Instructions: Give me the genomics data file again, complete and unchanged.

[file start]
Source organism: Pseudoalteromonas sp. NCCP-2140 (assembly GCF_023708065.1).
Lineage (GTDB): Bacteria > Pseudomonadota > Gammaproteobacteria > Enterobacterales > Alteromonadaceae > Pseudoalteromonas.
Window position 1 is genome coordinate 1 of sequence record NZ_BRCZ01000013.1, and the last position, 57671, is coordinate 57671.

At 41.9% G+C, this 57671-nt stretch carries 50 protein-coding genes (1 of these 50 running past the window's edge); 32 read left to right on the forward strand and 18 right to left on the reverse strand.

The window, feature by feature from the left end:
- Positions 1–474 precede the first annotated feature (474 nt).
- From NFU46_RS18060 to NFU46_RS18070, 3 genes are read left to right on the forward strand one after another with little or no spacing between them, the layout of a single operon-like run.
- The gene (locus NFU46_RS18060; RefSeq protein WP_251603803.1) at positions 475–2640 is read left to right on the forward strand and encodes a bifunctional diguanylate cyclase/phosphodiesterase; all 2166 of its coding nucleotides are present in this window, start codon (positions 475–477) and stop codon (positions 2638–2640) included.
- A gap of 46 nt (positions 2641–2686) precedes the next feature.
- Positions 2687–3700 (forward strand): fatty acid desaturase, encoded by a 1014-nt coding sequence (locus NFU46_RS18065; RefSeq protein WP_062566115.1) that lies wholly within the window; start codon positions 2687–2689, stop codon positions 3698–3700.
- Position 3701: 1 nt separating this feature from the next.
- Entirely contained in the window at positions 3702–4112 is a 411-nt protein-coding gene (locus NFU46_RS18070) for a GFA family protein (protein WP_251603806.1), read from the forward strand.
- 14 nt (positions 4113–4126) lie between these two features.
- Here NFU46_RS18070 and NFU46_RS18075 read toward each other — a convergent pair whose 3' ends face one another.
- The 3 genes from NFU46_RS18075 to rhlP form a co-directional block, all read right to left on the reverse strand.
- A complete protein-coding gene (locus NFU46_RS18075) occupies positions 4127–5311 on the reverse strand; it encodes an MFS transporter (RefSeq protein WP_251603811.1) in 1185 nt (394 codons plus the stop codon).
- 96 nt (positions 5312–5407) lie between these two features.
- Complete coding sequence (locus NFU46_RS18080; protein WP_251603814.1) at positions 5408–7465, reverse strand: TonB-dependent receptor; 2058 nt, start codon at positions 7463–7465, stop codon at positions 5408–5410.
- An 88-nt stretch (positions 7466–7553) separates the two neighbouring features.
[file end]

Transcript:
Source organism: Pseudoalteromonas sp. NCCP-2140 (assembly GCF_023708065.1).
Lineage (GTDB): Bacteria > Pseudomonadota > Gammaproteobacteria > Enterobacterales > Alteromonadaceae > Pseudoalteromonas.
Window position 1 is genome coordinate 1 of sequence record NZ_BRCZ01000013.1, and the last position, 57671, is coordinate 57671.

At 41.9% G+C, this 57671-nt stretch carries 50 protein-coding genes (1 of these 50 running past the window's edge); 32 read left to right on the forward strand and 18 right to left on the reverse strand.

The window, feature by feature from the left end:
- Positions 1–474 precede the first annotated feature (474 nt).
- From NFU46_RS18060 to NFU46_RS18070, 3 genes are read left to right on the forward strand one after another with little or no spacing between them, the layout of a single operon-like run.
- The gene (locus NFU46_RS18060; RefSeq protein WP_251603803.1) at positions 475–2640 is read left to right on the forward strand and encodes a bifunctional diguanylate cyclase/phosphodiesterase; all 2166 of its coding nucleotides are present in this window, start codon (positions 475–477) and stop codon (positions 2638–2640) included.
- A gap of 46 nt (positions 2641–2686) precedes the next feature.
- Positions 2687–3700 (forward strand): fatty acid desaturase, encoded by a 1014-nt coding sequence (locus NFU46_RS18065; RefSeq protein WP_062566115.1) that lies wholly within the window; start codon positions 2687–2689, stop codon positions 3698–3700.
- Position 3701: 1 nt separating this feature from the next.
- Entirely contained in the window at positions 3702–4112 is a 411-nt protein-coding gene (locus NFU46_RS18070) for a GFA family protein (protein WP_251603806.1), read from the forward strand.
- 14 nt (positions 4113–4126) lie between these two features.
- Here NFU46_RS18070 and NFU46_RS18075 read toward each other — a convergent pair whose 3' ends face one another.
- The 3 genes from NFU46_RS18075 to rhlP form a co-directional block, all read right to left on the reverse strand.
- A complete protein-coding gene (locus NFU46_RS18075) occupies positions 4127–5311 on the reverse strand; it encodes an MFS transporter (RefSeq protein WP_251603811.1) in 1185 nt (394 codons plus the stop codon).
- 96 nt (positions 5312–5407) lie between these two features.
- Complete coding sequence (locus NFU46_RS18080; protein WP_251603814.1) at positions 5408–7465, reverse strand: TonB-dependent receptor; 2058 nt, start codon at positions 7463–7465, stop codon at positions 5408–5410.
- An 88-nt stretch (positions 7466–7553) separates the two neighbouring features.